Our traditional ideas about how people are “supposed” express emotions are often tied up with gender stereotypes. Since managing emotions is a key part of mental health for anyone of any gender, viewing emotions in terms of gender has consequences
The language we use to talk about gender makes a difference. Last year, for example, I wrote about a study showing that previously being exposed to gender-neutral language affects how likely people are to assume that a “specialist” is male.
If I tell you that a person is a specialist, does that person have to be male? The answer, of course, is no. “Specialist” is not a word with any gender connotation. Yet it turns out that many people associate
Even for young children, behaving in ways that don’t conform to traditional gender roles can result in a “backlash” of judgment from others. That’s the conclusion of a study published this month by researchers at Skidmore College. In the study,
Probably the most effective thing people can do to improve their mental health is, in fact, to seek help from mental health professionals. But many people who stand to gain a lot from seeking psychological help never do, or they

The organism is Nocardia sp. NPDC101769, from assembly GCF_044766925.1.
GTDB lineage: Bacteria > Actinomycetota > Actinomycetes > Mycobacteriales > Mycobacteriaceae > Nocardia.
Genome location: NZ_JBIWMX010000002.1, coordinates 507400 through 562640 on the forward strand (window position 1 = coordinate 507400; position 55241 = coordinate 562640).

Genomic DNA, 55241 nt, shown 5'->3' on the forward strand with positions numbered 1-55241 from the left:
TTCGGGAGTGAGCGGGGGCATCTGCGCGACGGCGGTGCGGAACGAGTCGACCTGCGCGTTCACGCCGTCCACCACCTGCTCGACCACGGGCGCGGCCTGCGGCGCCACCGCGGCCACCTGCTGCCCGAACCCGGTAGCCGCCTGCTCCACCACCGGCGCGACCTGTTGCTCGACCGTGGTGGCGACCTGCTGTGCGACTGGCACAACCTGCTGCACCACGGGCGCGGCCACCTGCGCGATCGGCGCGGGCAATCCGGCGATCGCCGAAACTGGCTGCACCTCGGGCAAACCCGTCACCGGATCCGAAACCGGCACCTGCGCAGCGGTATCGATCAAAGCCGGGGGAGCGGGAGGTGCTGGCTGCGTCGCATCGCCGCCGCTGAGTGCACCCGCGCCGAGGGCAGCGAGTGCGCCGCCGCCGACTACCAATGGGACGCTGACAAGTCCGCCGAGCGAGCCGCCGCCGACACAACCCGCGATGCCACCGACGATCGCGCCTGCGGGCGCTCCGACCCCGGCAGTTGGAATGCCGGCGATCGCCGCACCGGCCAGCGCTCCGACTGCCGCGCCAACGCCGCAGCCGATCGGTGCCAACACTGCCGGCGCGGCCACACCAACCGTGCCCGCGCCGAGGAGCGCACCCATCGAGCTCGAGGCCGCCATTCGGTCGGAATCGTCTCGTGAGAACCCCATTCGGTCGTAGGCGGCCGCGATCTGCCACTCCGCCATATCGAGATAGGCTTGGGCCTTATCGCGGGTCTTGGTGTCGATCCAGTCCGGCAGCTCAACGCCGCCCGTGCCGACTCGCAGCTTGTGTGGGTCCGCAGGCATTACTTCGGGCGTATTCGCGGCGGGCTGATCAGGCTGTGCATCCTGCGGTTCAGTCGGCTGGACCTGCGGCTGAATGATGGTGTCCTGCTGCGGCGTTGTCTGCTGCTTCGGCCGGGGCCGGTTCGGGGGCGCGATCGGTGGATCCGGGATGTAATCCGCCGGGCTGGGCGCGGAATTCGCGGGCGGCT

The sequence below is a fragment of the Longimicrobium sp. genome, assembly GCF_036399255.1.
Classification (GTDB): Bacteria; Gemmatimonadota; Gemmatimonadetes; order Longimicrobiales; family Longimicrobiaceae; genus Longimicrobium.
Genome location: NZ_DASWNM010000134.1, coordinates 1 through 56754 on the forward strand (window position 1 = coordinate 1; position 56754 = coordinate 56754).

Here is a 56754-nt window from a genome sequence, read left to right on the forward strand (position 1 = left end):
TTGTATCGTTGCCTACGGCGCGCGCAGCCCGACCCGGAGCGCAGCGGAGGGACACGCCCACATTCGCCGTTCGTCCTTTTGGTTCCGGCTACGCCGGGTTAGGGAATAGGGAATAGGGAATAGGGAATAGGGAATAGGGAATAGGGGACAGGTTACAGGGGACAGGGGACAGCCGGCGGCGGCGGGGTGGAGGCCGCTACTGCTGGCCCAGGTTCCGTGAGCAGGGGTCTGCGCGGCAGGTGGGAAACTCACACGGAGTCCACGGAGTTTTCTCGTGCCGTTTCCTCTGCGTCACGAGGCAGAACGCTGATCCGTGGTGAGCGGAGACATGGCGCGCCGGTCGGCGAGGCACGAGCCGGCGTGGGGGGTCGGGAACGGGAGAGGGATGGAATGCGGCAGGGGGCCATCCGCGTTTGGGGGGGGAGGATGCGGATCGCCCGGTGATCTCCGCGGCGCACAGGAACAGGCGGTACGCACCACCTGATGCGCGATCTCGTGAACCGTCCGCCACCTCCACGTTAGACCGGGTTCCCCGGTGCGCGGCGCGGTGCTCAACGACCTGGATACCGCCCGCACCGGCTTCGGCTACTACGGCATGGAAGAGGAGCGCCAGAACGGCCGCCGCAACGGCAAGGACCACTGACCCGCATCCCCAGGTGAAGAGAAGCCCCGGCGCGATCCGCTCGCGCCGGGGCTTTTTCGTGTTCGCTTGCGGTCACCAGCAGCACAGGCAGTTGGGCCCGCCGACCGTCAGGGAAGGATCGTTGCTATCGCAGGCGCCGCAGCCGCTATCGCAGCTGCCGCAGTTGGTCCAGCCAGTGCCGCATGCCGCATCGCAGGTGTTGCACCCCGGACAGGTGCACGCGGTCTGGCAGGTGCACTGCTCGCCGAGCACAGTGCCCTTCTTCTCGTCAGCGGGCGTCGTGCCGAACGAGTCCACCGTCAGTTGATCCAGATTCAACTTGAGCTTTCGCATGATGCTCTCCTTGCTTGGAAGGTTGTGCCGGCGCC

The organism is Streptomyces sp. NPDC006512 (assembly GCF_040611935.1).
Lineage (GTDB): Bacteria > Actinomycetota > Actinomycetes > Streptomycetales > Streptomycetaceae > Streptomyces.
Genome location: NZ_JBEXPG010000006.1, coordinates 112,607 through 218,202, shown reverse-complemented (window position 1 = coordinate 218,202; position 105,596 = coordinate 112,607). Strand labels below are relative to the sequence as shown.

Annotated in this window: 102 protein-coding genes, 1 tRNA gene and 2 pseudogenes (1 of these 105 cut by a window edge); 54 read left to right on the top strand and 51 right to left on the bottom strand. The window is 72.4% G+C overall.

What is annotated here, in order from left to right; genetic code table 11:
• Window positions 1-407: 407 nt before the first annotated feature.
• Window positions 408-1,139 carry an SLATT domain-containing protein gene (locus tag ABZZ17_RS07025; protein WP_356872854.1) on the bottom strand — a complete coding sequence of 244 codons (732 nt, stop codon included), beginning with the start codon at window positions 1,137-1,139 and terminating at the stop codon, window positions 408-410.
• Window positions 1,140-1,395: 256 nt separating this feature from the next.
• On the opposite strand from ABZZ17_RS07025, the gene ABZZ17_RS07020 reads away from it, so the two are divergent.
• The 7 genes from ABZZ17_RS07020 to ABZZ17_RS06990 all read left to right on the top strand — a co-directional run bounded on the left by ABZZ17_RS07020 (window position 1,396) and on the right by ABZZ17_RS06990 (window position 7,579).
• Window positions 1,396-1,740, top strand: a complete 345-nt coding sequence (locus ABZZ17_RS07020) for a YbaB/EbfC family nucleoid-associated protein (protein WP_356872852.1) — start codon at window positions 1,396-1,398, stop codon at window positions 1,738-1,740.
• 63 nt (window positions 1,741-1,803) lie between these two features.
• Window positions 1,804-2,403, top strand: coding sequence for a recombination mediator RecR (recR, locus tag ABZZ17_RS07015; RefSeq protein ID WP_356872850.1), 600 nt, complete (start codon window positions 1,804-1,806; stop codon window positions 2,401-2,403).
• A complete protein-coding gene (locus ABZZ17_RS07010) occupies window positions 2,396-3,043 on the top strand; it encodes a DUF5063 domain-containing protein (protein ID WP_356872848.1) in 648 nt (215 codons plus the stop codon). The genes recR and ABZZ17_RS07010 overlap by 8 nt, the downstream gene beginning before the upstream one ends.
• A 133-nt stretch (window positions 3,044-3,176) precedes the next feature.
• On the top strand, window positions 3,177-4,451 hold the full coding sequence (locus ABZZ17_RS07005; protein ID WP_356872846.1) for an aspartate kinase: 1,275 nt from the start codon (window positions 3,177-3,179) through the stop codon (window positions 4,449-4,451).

Gender stereotypes have a neural signature that shows up in the brain’s electrical activity, at least in certain situations. That’s according to a new study from neuroscientists at the University of Milano-Bicoccia in Milan, Italy. In the study, participants were
From lowering your risk for depression to raising your level of psychological wellbeing, self-compassion has been shown to have a powerful impact on mental health. And according to a new study, you can add “making men more open to seeking
Men are from Mars, Women are from Venus – right? We’re all aware of cultural gender stereotypes since before we can walk – from color choices, to fashion, to toys – many of these choices are made for us by